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St. Petersburg Consumes Tons of Ice Cream as Temperatures Soar

Published: August 1, 2014 (Issue # 1822)



  • The most ice cream is devoured in St. Petersburg, Moscow and Russia's southern regions.
    Photo: Igor Tabakov / SPT

Rising thermometers have pushed ice cream sales up around most of the country this month, and Petersburgers are eating up to 150 tons of the frozen treat on particularly hot days, a news report said.

Russians have already eaten up the supplies of ice cream that producers had stocked up for the summer, prompting dairies to work overtime to meet the increased demand, Valery Yelkhov, director of the Ice Cream Producers Union, was cited by Izvestia as saying Thursday.

The most ice cream is devoured in St. Petersburg, Moscow and Russia's southern regions, though Siberia's Novosibirsk, Omsk, Irkutsk and Barnaul regions are also among top consumers, Yelkhov was quoted as saying.

Sales spike on days when temperatures rise to 25 to 30 degrees Celsius, prompting Petersburgers to consume 150 tons of ice cream a day, topped only by Moscow with 250 tons, Izvestia reported.

Unusually high sales this summer have also contributed to an increase of total ice cream sales for the first six months of the year by 9 percent compared to the same period last year, Yelkhov was quoted as saying.





 


ALL ABOUT TOWN

Thursday, Nov. 27


The Customs and Transportation Committee for AmCham meets this morning at 9 a.m. in their office on Ulitsa Yakubovicha.


Tickets are still available for local KHL team SKA St. Petersburg’s showdown with Siberian club Metallurg Novokuznetsk tonight at 7:30 p.m. in the Ice Palace outside the Prospekt Bolshevikov metro station. Tickets can be purchased on the team’s website, at the arena box office or in their merchandise store on Nevsky Prospekt.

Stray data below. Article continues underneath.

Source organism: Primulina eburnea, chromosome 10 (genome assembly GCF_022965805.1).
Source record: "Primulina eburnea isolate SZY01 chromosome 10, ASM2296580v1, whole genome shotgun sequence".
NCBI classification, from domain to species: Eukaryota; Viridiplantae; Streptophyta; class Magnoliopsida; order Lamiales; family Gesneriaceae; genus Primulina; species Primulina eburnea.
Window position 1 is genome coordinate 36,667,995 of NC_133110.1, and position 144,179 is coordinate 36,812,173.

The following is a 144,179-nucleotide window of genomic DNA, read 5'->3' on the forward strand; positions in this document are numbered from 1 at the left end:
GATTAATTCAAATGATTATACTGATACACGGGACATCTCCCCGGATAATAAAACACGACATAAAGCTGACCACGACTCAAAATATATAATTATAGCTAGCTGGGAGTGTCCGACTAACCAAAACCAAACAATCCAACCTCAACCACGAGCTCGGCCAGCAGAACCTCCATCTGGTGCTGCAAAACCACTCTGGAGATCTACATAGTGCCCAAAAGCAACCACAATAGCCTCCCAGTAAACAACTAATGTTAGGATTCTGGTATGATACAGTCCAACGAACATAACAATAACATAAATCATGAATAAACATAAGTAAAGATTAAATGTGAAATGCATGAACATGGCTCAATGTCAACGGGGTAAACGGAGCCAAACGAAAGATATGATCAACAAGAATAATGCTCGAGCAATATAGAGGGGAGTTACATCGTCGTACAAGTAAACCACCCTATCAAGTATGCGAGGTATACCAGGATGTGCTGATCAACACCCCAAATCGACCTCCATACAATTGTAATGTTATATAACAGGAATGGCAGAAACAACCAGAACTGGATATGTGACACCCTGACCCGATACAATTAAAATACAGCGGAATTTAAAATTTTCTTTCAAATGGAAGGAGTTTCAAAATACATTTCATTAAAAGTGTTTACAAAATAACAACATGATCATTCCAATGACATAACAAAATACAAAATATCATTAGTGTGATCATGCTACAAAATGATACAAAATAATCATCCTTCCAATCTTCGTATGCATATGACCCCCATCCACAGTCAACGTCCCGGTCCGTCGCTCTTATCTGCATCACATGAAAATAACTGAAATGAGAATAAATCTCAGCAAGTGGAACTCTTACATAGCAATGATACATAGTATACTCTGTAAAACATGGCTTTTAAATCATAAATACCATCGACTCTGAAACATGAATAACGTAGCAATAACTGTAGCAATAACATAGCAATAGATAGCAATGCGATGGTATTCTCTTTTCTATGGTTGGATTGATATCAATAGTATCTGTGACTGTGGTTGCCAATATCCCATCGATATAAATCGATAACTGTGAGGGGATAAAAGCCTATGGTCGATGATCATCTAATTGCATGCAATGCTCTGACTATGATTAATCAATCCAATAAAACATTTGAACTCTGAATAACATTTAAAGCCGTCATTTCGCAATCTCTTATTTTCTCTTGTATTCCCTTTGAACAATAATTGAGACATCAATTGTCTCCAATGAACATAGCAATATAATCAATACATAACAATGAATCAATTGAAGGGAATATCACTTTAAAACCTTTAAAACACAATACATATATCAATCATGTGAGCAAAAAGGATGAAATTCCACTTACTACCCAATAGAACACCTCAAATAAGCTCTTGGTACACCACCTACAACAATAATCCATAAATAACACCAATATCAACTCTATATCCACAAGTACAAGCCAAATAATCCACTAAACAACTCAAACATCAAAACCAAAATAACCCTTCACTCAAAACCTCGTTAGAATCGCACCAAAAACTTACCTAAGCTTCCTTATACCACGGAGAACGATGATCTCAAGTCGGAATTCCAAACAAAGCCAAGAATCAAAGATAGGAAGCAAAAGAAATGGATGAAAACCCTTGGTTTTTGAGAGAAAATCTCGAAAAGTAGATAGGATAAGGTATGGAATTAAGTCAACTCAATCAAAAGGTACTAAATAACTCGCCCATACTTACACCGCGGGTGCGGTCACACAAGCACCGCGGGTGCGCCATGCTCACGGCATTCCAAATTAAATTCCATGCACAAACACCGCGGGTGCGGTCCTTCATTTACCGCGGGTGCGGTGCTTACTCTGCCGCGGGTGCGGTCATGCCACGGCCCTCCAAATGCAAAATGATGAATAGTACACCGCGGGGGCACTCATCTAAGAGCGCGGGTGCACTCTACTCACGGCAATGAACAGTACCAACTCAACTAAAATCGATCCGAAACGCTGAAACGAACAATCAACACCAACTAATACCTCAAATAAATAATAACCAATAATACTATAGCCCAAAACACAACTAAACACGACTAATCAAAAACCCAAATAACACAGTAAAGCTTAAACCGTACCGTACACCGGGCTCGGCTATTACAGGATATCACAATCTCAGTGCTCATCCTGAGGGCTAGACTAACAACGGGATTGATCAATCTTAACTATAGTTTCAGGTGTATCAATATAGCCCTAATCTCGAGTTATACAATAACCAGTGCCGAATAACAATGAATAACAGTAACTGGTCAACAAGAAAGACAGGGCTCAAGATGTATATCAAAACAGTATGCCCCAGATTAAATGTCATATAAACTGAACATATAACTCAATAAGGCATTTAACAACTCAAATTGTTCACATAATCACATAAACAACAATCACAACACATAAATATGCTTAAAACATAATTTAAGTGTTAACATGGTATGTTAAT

Celebrate one of Russian literature’s most tragic figures during Blok Days, a two-day celebration of the 134th anniversary of the poet’s birthday. The tragic tenor’s work, which led to writer Maxim Gorky to hail him as Russia’s greatest living poet before his death in 1921, will be recited and meetings and discussions about his contributions to the Silver Age of literature in St. Petersburg will be discussed in the confines of his former residence.



Friday, Nov. 28


Join table game aficionados at the British Book Center’s Board Game Evening. Held every Friday at 5 p.m., aficionados and amateurs alike can come take part in a variety of different games that test one’s intellect and cunning.



Saturday, Nov. 29


Cats, dogs, birds, rodents and reptiles are just some of the things that will walk and crawl at Lenexpo convention center this weekend as part of Zooshow, a two-day exhibition featuring not only man’s best friends but a four-legged fashion show, as well as a food fair that will help pet owners find out more about which kibbles are best for their hungry pets.



Sunday, Nov. 30


Remember the 75th anniversary of the beginning of the Russo-Finnish war in 1939 during today’s reenactment titled “Winter War: How it Was.” More than 200 people will take part in recreating the opening salvoes of the battle for the north in Kamenka, a small village situated between Vyborg and St. Petersburg, using authentic equipment and vintage vehicles from the era. The faux battle begins at 2 p.m.



Monday, Dec. 1


Serbia filmmaker Emir Kusturica is the featured guest this evening at the Lensovet Palace of Culture the Petrograd Side. Fans of the director will get the chance to watch his movie “Black Cat, White Cat,” as well as ask questions about his award-winning filmography. Tickets for the event, which starts at 7 p.m., start at 2,000 rubles ($42.50).



Tuesday, Dec. 2


Today is the final day of “Takoy Festival,” a three-week program of plays based on the works of Dostoevsky, Remarque and other famed European writers, whose work is transcribed for theatrical performances. Tonight’s festival finale is “Fathers and Sons,” a two-act drama staged by the Novosibirsk Academic Drama Theater based on Turgenev’s classic about familial relations.



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